Home News Residents want BYSEMA to account for 2022 palliatives distribution

Residents want BYSEMA to account for 2022 palliatives distribution



YENAGOA (Sundiata Post) – Residents of Bayelsa State capital, Yenagoa are calling on the Bayelsa State Emergency Management Agency (BYSEMA) to give detailed account of how it distributed palliatives to victims of the 2022 flood in the state.

The calls are a fallout of the looting on Sunday of expired and decayed foodstuff at a private warehouse in the Kpansia where palliatives for flood victims were stored for distribution.

Bayelsa State received huge sums of money and several tonnes of various food items from the National Emergency Management Agency (NEMA), corporate organizations and individuals including leading political candidates of the various political parties to help cushion the effects of the flood on the people.

While Governor Douye Diri gave details of how much money his government received, it is not yet known if all the money went into ameliorating the plight of flood victims who sometimes raised alarm for poor welfare.

A protest march was carried out by some groups of flood victims who expressed anger that monies promised them for support by some figures in government never got to them.

On the looting incident on Sunday, BYSEMA, in a press statement by the Director-General, Walaman Sam Igrubia, said they cleaned out the warehouse in preparation for the coming flood and the food items were swept off the floor and packed for disposal.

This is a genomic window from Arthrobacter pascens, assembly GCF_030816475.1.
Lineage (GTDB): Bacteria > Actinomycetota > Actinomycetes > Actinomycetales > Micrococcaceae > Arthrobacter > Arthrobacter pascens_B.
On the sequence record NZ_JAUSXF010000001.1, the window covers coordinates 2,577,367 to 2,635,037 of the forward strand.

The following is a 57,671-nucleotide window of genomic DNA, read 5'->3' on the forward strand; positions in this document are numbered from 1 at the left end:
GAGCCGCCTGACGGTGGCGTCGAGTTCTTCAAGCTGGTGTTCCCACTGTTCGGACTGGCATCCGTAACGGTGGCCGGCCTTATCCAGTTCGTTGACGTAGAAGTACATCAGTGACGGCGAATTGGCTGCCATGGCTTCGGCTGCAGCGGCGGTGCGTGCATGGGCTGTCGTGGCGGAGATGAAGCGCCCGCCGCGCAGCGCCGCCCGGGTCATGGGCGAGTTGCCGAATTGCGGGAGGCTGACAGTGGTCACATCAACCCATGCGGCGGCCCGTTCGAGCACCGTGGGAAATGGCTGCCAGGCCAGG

Igrubia warned that “Importantly, these items are unfit for human consumption and a responsible, caring government like ours will not give Bayelsans such items as palliatives.”

However, his agency is facing criticism for failing to distribute the items when they were in good condition despite the acute hunger unleashed on residents as a result of the 2022 flood.

Boma (not his real name) told Sundiata Post on Monday, “I believe there were people who really needed these food items when they were good. Why didn’t government distribute them then?. What was the need of keeping them to decay?”

A woman, Patience (not her real name) was not so courteous, swearing, “Thunder will fire all these politicians. These ones are for throwaway. When people were looking for food to eat last year …”

Amusa (not his real name) described the development as “Very unfortunate. People dey hungry, you take their money buy foodstuffs, yet you no give them until e spoil, you come dey throw am away. Do we have conscience at all in this society?”

Another resident who did want to be identified said, “It would not have taken anything away from the government to have distributed that stuff before it got spoilt. Man’s wickedness.”

Jimmy (not his real name) took a swipe at the government, saying “Maybe they wanted to use it for campaign, I guess. Just imagine printing faces on palliatives. They wanted people eating the items to see their faces.”

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